In lieu of an abstract, here is a brief excerpt of the content:

113 42 The Two Wives A man had two wives. When he gave them the money they needed to buy food, each of them received one thousand francs. Thus, being financially equal, each of them had the same amount with which to do the cooking. The master of the house was pleased the day his first wife was going to cook, but when it came time for the second wife to cook it was a catastrophe. Her name was Mamounata. The head of the household said to her: ‘‘Mamounata, you are the one who again prepared this disgusting meal? What am I to do with you? I give both of you the same amount of money for the market! But I’m beginning to wonder if you’re not using this money for yourself!’’ This is how the husband reprimanded Mamounata whereas in fact, she was the victim of the first wife’s jealousy. Indeed, when Mamounata was preparing her sauce, the first wife took the opportunity when she was out of the kitchen to come and urinate into the cooking pot, so that not even flavoring made from seeds of the Néré tree could give the sauce the right taste. Every day when Mamounata was cooking, it was the same thing, so that the husband’s friends who ate with him advised him to repudiate her because she was tarnishing the family reputation. Hopeless, and at the end of her rope, Mamounata went to confide in an old woman who promised to shed some 114 Alain-Joseph Sissao (Translated from the French by Nina Tanti) light on the situation in order to save her home. The old woman told her: ‘‘Go to the market and spend all the money your husband gives you on food. Then, prepare the sauce. But before going to draw water from the pond with your earthenware jar, put the cooking pot on the fire with a good amount of shea butter and put the lid on the pot.’’ Mamounata did what the old woman said. Right when she was about to go draw water, the first wife said to her: ‘‘Don’t worry! I will watch your sauce for you!’’ When she had gone, the first wife hurried over to the sauce and squatted down over the pot to urinate. At the first squirt of urine the pot caught fire and burnt her genitals. She ran into the bedroom and rubbed herself with butter to relieve the pain, but nothing happened! When Mamounata returned, she found her in a very sad state and asked what she was suffering from. She didn’t want to tell her anything. She called for her husband but he was still at work. When she heard the sound of his moped she ran to the door to beg him to come see what was wrong with her. The husband joined her in the bedroom and she showed him her wound. She was taken to the hospital right away and was cared for. From this day on, she never again dared to harm the second wife, Mamounata. 115 Folktales from the Moose of Burkina Faso This is why the Moose say: F sâ tubs gnîgri, f tubsa f gnôg zugu! ‘‘He who spits in the air receives the spit on his chest’’; or again : Sâan putoog ned n gnûda a bînd koom! ‘‘The host with bad intentions ends up drinking his own urine and excrement.’’ He who harms others always ends up being punished for his bad actions. ...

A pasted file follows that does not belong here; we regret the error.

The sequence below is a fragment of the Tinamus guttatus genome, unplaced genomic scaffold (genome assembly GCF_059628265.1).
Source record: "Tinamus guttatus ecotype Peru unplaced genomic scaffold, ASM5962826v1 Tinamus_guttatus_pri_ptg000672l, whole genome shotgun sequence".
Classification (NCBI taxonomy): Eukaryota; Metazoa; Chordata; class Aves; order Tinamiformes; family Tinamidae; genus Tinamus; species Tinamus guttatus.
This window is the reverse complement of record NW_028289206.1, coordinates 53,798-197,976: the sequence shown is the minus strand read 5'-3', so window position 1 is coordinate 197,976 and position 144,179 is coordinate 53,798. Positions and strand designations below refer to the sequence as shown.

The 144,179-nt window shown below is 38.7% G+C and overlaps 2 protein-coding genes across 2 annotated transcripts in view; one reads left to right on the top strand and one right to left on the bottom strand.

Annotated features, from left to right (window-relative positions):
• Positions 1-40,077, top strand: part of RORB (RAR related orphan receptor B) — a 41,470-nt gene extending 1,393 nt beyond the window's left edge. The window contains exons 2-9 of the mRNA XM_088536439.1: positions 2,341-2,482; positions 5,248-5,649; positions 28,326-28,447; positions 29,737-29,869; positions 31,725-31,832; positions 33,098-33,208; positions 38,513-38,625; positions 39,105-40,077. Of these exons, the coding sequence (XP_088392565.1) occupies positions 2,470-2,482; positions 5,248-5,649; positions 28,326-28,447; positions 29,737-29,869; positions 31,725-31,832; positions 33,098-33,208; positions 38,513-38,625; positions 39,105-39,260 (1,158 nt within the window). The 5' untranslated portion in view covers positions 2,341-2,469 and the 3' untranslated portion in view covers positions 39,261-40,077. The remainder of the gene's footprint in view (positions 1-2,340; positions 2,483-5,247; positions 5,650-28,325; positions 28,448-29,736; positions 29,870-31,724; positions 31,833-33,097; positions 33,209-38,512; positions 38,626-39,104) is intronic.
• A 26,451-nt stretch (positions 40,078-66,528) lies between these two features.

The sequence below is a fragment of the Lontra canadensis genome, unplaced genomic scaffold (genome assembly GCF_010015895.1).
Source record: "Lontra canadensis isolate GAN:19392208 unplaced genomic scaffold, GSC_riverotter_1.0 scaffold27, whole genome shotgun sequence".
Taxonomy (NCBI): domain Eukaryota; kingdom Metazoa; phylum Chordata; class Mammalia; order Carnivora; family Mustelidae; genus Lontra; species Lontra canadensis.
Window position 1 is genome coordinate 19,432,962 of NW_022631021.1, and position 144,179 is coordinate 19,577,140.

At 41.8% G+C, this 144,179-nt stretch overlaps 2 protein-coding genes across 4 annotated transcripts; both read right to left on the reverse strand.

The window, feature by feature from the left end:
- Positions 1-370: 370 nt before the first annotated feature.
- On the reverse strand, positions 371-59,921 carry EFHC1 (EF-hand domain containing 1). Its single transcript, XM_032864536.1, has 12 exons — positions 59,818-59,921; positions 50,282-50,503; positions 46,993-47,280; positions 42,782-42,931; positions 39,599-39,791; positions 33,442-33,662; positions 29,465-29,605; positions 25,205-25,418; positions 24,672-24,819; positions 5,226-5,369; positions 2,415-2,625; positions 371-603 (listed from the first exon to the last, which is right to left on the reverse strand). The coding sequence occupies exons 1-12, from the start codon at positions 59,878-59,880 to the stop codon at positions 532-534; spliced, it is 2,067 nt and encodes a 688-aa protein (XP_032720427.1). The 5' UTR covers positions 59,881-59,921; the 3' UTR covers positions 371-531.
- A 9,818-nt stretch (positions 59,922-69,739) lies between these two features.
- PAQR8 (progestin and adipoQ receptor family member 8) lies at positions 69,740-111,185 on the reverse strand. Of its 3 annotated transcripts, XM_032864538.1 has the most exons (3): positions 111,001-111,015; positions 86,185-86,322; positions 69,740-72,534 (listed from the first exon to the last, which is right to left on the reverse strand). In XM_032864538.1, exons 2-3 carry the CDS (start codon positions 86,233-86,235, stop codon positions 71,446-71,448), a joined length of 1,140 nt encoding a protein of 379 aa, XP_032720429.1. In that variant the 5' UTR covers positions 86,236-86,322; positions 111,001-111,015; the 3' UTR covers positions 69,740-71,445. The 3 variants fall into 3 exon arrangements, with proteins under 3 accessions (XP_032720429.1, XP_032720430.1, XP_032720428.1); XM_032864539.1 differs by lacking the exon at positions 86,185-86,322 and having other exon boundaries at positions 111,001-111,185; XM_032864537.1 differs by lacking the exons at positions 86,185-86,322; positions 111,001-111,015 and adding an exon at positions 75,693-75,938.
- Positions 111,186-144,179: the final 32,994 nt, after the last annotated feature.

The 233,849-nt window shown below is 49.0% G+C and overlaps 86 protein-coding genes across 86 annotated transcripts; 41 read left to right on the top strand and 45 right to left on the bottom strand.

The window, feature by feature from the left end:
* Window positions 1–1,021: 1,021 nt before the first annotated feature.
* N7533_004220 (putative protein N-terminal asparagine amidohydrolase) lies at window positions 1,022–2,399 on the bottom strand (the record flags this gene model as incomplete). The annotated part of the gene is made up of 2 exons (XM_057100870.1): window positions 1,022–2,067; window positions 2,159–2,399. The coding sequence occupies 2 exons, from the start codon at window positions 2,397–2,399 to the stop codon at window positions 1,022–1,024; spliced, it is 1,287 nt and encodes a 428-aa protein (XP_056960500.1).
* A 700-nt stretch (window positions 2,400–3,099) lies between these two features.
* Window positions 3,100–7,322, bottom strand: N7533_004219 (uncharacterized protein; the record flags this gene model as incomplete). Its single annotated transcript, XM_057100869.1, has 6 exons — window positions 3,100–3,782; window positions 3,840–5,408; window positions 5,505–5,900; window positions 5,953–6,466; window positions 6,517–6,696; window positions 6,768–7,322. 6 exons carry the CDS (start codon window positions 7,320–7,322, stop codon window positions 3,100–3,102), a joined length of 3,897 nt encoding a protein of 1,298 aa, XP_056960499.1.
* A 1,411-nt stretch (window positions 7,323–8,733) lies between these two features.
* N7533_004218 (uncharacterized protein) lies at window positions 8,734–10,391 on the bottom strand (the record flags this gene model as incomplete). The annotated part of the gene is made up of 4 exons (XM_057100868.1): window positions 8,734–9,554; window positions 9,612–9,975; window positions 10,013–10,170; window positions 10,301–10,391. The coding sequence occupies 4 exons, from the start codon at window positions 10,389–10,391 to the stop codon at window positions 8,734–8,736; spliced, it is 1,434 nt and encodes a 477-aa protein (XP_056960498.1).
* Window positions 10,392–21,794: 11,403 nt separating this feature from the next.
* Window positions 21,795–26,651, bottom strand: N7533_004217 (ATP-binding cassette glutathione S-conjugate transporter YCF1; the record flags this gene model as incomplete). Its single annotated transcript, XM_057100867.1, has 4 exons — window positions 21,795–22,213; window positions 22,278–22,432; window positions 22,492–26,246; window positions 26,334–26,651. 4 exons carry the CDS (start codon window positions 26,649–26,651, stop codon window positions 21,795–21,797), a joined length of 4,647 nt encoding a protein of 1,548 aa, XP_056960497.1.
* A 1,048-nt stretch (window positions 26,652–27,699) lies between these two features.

Additional Information

Related ISBN
MARC Record
Launched on MUSE
Open Access
Back To Top

This website uses cookies to ensure you get the best experience on our website. Without cookies your experience may not be seamless.